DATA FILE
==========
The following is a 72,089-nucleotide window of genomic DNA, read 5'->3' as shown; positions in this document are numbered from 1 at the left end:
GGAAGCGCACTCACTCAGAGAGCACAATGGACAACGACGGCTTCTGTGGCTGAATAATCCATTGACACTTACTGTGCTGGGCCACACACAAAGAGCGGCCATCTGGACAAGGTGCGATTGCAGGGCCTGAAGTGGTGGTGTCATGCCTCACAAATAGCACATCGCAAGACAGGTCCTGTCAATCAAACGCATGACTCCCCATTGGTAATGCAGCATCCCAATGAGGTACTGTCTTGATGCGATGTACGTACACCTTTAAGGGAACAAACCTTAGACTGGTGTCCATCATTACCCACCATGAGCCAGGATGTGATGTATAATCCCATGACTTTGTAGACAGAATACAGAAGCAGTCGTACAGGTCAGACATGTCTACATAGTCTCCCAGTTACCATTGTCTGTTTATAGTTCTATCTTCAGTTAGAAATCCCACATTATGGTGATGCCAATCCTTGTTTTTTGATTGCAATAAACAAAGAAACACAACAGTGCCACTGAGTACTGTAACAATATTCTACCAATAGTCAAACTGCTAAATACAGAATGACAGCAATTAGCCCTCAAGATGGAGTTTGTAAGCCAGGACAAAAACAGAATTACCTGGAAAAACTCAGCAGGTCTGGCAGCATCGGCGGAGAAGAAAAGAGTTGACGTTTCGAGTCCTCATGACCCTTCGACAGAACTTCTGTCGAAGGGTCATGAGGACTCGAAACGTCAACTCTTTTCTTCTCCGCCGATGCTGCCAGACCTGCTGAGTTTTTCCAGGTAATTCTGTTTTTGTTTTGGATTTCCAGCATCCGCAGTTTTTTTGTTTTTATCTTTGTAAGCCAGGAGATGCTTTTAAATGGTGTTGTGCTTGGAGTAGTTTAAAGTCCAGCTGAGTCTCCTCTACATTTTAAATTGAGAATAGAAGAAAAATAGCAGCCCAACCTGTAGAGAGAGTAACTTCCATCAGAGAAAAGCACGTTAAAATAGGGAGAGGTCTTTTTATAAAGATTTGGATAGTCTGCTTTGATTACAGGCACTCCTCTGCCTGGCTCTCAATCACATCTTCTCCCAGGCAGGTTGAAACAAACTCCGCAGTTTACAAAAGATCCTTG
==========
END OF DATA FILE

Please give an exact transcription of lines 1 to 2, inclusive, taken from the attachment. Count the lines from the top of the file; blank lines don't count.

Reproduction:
The following is a 72,089-nucleotide window of genomic DNA, read 5'->3' as shown; positions in this document are numbered from 1 at the left end:
GGAAGCGCACTCACTCAGAGAGCACAATGGACAACGACGGCTTCTGTGGCTGAATAATCCATTGACACTTACTGTGCTGGGCCACACACAAAGAGCGGCCATCTGGACAAGGTGCGATTGCAGGGCCTGAAGTGGTGGTGTCATGCCTCACAAATAGCACATCGCAAGACAGGTCCTGTCAATCAAACGCATGACTCCCCATTGGTAATGCAGCATCCCAATGAGGTACTGTCTTGATGCGATGTACGTACACCTTTAAGGGAACAAACCTTAGACTGGTGTCCATCATTACCCACCATGAGCCAGGATGTGATGTATAATCCCATGACTTTGTAGACAGAATACAGAAGCAGTCGTACAGGTCAGACATGTCTACATAGTCTCCCAGTTACCATTGTCTGTTTATAGTTCTATCTTCAGTTAGAAATCCCACATTATGGTGATGCCAATCCTTGTTTTTTGATTGCAATAAACAAAGAAACACAACAGTGCCACTGAGTACTGTAACAATATTCTACCAATAGTCAAACTGCTAAATACAGAATGACAGCAATTAGCCCTCAAGATGGAGTTTGTAAGCCAGGACAAAAACAGAATTACCTGGAAAAACTCAGCAGGTCTGGCAGCATCGGCGGAGAAGAAAAGAGTTGACGTTTCGAGTCCTCATGACCCTTCGACAGAACTTCTGTCGAAGGGTCATGAGGACTCGAAACGTCAACTCTTTTCTTCTCCGCCGATGCTGCCAGACCTGCTGAGTTTTTCCAGGTAATTCTGTTTTTGTTTTGGATTTCCAGCATCCGCAGTTTTTTTGTTTTTATCTTTGTAAGCCAGGAGATGCTTTTAAATGGTGTTGTGCTTGGAGTAGTTTAAAGTCCAGCTGAGTCTCCTCTACATTTTAAATTGAGAATAGAAGAAAAATAGCAGCCCAACCTGTAGAGAGAGTAACTTCCATCAGAGAAAAGCACGTTAAAATAGGGAGAGGTCTTTTTATAAAGATTTGGATAGTCTGCTTTGATTACAGGCACTCCTCTGCCTGGCTCTCAATCACATCTTCTCCCAGGCAGGTTGAAACAAACTCCGCAGTTTACAAAAGATCCTTG